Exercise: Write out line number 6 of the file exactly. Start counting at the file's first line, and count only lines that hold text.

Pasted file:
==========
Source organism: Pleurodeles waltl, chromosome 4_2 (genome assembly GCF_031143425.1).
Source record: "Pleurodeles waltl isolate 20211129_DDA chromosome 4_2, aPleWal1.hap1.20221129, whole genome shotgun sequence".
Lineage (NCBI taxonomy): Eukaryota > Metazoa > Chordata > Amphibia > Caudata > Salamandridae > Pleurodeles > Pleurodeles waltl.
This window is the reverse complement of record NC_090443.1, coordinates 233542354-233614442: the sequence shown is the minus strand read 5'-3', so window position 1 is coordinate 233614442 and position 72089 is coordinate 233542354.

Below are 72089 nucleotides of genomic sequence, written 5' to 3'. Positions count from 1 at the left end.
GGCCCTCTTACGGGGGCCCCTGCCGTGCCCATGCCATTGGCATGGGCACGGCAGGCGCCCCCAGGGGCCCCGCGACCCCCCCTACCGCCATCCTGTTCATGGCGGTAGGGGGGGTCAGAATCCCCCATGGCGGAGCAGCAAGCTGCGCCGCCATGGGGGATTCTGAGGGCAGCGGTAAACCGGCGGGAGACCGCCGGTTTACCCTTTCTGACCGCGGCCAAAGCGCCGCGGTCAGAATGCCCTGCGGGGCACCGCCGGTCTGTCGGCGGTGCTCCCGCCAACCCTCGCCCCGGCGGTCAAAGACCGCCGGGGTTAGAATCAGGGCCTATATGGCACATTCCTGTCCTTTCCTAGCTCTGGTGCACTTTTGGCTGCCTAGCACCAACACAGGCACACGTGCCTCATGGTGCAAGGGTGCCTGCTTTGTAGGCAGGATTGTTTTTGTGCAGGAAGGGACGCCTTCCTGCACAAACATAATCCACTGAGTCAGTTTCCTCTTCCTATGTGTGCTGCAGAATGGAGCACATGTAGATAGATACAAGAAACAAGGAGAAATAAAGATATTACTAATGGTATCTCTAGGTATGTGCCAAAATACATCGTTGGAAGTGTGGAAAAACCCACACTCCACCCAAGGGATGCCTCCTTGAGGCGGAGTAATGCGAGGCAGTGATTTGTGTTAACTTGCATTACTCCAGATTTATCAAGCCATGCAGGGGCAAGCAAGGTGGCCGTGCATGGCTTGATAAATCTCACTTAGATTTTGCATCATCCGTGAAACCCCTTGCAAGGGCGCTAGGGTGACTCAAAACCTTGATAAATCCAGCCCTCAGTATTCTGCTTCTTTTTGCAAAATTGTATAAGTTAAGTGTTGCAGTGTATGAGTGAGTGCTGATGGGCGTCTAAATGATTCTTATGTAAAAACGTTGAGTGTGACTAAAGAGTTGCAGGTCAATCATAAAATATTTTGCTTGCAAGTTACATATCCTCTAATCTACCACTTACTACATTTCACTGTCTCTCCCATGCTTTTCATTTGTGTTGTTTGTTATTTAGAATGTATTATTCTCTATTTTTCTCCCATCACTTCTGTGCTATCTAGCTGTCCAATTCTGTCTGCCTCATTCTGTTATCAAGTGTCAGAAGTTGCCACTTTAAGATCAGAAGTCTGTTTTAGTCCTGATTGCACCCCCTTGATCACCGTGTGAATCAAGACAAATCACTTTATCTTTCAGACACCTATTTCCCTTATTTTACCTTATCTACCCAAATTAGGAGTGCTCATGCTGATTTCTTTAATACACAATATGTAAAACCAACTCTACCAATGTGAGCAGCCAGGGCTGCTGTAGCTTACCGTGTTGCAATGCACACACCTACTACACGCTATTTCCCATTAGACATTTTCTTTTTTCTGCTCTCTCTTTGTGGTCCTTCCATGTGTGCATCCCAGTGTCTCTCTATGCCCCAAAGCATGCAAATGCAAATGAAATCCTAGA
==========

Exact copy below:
GGCCCTCTTACGGGGGCCCCTGCCGTGCCCATGCCATTGGCATGGGCACGGCAGGCGCCCCCAGGGGCCCCGCGACCCCCCCTACCGCCATCCTGTTCATGGCGGTAGGGGGGGTCAGAATCCCCCATGGCGGAGCAGCAAGCTGCGCCGCCATGGGGGATTCTGAGGGCAGCGGTAAACCGGCGGGAGACCGCCGGTTTACCCTTTCTGACCGCGGCCAAAGCGCCGCGGTCAGAATGCCCTGCGGGGCACCGCCGGTCTGTCGGCGGTGCTCCCGCCAACCCTCGCCCCGGCGGTCAAAGACCGCCGGGGTTAGAATCAGGGCCTATATGGCACATTCCTGTCCTTTCCTAGCTCTGGTGCACTTTTGGCTGCCTAGCACCAACACAGGCACACGTGCCTCATGGTGCAAGGGTGCCTGCTTTGTAGGCAGGATTGTTTTTGTGCAGGAAGGGACGCCTTCCTGCACAAACATAATCCACTGAGTCAGTTTCCTCTTCCTATGTGTGCTGCAGAATGGAGCACATGTAGATAGATACAAGAAACAAGGAGAAATAAAGATATTACTAATGGTATCTCTAGGTATGTGCCAAAATACATCGTTGGAAGTGTGGAAAAACCCACACTCCACCCAAGGGATGCCTCCTTGAGGCGGAGTAATGCGAGGCAGTGATTTGTGTTAACTTGCATTACTCCAGATTTATCAAGCCATGCAGGGGCAAGCAAGGTGGCCGTGCATGGCTTGATAAATCTCACTTAGATTTTGCATCATCCGTGAAACCCCTTGCAAGGGCGCTAGGGTGACTCAAAACCTTGATAAATCCAGCCCTCAGTATTCTGCTTCTTTTTGCAAAATTGTATAAGTTAAGTGTTGCAGTGTATGAGTGAGTGCTGATGGGCGTCTAAATGATTCTTATGTAAAAACGTTGAGTGTGACTAAAGAGTTGCAGGTCAATCATAAAATATTTTGCTTGCAAGTTACATATCCTCTAATCTACCACTTACTACATTTCACTGTCTCTCCCATGCTTTTCATTTGTGTTGTTTGTTATTTAGAATGTATTATTCTCTATTTTTCTCCCATCACTTCTGTGCTATCTAGCTGTCCAATTCTGTCTGCCTCATTCTGTTATCAAGTGTCAGAAGTTGCCACTTTAAGATCAGAAGTCTGTTTTAGTCCTGATTGCACCCCCTTGATCACCGTGTGAATCAAGACAAATCACTTTATCTTTCAGACACCTATTTCCCTTATTTTACCTTATCTACCCAAATTAGGAGTGCTCATGCTGATTTCTTTAATACACAATATGTAAAACCAACTCTACCAATGTGAGCAGCCAGGGCTGCTGTAGCTTACCGTGTTGCAATGCACACACCTACTACACGCTATTTCCCATTAGACATTTTCTTTTTTCTGCTCTCTCTTTGTGGTCCTTCCATGTGTGCATCCCAGTGTCTCTCTATGCCCCAAAGCATGCAAATGCAAATGAAATCCTAGA